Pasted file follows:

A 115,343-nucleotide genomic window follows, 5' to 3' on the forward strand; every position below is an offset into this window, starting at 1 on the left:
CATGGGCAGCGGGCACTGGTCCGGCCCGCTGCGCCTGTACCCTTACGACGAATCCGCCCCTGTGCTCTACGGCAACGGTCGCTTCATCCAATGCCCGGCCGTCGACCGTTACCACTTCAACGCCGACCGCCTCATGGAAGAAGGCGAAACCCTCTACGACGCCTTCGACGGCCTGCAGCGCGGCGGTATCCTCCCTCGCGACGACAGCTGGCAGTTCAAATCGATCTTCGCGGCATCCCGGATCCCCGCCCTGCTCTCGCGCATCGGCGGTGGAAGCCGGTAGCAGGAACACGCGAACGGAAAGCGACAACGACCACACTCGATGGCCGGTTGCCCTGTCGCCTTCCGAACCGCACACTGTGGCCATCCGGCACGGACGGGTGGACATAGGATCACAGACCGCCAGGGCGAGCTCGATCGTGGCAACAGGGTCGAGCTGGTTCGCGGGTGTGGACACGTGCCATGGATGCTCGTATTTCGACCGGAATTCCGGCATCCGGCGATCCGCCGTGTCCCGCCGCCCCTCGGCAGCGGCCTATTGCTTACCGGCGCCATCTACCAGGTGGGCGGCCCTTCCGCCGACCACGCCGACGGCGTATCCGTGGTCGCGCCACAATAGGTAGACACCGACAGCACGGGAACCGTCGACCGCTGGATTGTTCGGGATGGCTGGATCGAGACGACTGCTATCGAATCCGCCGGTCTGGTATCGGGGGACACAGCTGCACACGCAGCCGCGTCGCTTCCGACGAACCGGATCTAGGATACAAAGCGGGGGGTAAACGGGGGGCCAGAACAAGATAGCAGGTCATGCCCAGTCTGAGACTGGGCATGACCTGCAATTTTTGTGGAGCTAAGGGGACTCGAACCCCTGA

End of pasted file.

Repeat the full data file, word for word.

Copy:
A 115,343-nucleotide genomic window follows, 5' to 3' on the forward strand; every position below is an offset into this window, starting at 1 on the left:
CATGGGCAGCGGGCACTGGTCCGGCCCGCTGCGCCTGTACCCTTACGACGAATCCGCCCCTGTGCTCTACGGCAACGGTCGCTTCATCCAATGCCCGGCCGTCGACCGTTACCACTTCAACGCCGACCGCCTCATGGAAGAAGGCGAAACCCTCTACGACGCCTTCGACGGCCTGCAGCGCGGCGGTATCCTCCCTCGCGACGACAGCTGGCAGTTCAAATCGATCTTCGCGGCATCCCGGATCCCCGCCCTGCTCTCGCGCATCGGCGGTGGAAGCCGGTAGCAGGAACACGCGAACGGAAAGCGACAACGACCACACTCGATGGCCGGTTGCCCTGTCGCCTTCCGAACCGCACACTGTGGCCATCCGGCACGGACGGGTGGACATAGGATCACAGACCGCCAGGGCGAGCTCGATCGTGGCAACAGGGTCGAGCTGGTTCGCGGGTGTGGACACGTGCCATGGATGCTCGTATTTCGACCGGAATTCCGGCATCCGGCGATCCGCCGTGTCCCGCCGCCCCTCGGCAGCGGCCTATTGCTTACCGGCGCCATCTACCAGGTGGGCGGCCCTTCCGCCGACCACGCCGACGGCGTATCCGTGGTCGCGCCACAATAGGTAGACACCGACAGCACGGGAACCGTCGACCGCTGGATTGTTCGGGATGGCTGGATCGAGACGACTGCTATCGAATCCGCCGGTCTGGTATCGGGGGACACAGCTGCACACGCAGCCGCGTCGCTTCCGACGAACCGGATCTAGGATACAAAGCGGGGGGTAAACGGGGGGCCAGAACAAGATAGCAGGTCATGCCCAGTCTGAGACTGGGCATGACCTGCAATTTTTGTGGAGCTAAGGGGACTCGAACCCCTGA